A few days after the election, the family’s world was torn asunder when their house was raided by the security forces. The teenage girl along with her father were dragged out of their houses, then for four hours the girl was forced to watch as the security forces took shifts in beating her father to a pulp. The researcher recounted her conversation the girl, who intermittently broke down into tears, could not understand the motivation or the roots of hatred the security forces had for her father, nor the impunity in which they were operating.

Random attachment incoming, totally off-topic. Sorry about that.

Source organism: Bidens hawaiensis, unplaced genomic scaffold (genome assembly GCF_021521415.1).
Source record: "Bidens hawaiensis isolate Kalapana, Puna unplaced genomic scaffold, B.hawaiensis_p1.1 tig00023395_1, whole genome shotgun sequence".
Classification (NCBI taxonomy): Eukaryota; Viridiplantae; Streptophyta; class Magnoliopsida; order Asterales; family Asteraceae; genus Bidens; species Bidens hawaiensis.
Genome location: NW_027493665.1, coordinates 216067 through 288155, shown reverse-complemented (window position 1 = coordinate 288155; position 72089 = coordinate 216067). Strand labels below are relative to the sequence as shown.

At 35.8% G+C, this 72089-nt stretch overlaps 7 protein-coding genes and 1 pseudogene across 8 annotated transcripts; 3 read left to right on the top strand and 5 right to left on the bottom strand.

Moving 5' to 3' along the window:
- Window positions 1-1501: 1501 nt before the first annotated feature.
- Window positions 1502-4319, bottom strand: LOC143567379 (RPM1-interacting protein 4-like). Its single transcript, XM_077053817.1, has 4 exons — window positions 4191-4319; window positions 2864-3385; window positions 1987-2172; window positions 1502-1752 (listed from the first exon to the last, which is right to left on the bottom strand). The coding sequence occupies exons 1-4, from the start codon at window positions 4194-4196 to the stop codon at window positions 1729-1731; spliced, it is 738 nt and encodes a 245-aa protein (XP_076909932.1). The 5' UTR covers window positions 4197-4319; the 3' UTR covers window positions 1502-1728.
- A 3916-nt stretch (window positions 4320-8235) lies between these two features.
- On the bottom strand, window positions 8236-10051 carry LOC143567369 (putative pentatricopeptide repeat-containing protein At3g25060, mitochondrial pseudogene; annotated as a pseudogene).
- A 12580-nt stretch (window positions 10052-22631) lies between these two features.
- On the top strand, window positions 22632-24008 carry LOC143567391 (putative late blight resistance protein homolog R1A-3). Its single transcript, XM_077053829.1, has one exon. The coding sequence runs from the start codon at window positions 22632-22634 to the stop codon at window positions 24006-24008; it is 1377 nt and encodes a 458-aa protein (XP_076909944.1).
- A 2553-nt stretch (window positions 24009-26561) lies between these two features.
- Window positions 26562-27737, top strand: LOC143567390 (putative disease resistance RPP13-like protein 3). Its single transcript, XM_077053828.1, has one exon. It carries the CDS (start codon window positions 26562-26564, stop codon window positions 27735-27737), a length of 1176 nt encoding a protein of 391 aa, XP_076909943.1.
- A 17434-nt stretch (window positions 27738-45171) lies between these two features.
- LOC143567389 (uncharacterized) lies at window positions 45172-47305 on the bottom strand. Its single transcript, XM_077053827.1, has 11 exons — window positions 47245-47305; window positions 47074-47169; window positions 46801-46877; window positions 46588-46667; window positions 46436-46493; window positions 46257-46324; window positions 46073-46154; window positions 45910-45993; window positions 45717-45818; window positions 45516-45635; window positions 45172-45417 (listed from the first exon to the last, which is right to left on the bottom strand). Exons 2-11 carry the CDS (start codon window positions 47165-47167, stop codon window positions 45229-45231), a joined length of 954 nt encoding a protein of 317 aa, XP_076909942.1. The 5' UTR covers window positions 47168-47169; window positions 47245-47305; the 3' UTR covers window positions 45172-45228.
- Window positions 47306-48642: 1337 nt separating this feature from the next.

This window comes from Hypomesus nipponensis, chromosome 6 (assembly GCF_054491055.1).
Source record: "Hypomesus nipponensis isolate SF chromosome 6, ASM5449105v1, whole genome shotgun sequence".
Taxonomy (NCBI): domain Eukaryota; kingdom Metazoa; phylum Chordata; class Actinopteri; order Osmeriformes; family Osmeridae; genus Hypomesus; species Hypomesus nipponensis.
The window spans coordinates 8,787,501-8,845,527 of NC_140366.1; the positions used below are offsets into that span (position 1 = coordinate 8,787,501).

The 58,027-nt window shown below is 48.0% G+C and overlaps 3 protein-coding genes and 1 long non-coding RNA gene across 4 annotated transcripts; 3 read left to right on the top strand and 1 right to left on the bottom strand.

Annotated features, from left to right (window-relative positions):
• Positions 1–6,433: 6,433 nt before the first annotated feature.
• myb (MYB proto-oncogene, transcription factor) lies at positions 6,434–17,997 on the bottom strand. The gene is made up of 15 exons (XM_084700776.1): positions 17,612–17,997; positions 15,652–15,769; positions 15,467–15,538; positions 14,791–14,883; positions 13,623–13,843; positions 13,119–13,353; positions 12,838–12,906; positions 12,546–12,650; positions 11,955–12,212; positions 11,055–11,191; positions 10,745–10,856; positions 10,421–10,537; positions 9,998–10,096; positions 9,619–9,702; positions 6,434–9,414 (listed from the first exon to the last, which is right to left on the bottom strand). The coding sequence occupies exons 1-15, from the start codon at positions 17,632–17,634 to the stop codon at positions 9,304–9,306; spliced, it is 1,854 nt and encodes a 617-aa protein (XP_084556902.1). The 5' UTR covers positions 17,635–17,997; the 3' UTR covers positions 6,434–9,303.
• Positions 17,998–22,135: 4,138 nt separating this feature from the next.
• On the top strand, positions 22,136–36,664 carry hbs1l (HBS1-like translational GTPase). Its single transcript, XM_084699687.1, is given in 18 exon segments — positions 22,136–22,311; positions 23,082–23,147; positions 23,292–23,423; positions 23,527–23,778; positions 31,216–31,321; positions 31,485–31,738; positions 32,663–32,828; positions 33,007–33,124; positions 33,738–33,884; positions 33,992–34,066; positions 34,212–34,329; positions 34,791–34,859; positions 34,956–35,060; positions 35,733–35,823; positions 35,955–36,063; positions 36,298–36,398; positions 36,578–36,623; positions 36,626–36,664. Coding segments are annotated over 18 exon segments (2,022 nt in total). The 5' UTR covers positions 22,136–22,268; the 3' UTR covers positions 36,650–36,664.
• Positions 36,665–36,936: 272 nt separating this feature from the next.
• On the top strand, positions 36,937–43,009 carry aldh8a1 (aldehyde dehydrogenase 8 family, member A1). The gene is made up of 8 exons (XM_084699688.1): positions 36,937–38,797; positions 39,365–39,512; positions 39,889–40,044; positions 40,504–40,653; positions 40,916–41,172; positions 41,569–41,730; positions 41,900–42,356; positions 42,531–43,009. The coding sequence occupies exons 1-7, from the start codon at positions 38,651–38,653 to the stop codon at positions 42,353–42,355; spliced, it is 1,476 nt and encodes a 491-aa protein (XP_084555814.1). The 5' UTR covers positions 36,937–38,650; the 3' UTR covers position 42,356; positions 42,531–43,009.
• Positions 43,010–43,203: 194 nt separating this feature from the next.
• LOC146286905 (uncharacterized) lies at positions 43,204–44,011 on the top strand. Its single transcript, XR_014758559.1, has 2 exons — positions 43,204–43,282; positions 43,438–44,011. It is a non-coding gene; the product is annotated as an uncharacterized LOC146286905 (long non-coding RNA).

Fast forwarding to Strasbourg just a few days later, and the European Union Parliament on Thursday 16th of January debated on the issue of the Bangladesh elections and the violence surrounding those elections. A moot mention of brutality by state security forces, but all the the blame on the violence seemed to be laid squarely at the feet of the opposition, especially its Islamist wing, Jamaat and more bizarrely the qawmi (community) madrassa students of Hefazote Islam who were victims of the 6th of May Massacre.

Many fellow Bangladeshis were surprised by this parallel universe in which the European Union Parliament seemed to reside, of blaming the victims of state brutality, while simultaneously absolving the state of any responsibility of such violence. But for me, as a Bangladeshi European Union citizen, it was the prejudicial reversion to type, that I expected of my fellow continentals.

Encounters at the Heart of the Dark Continent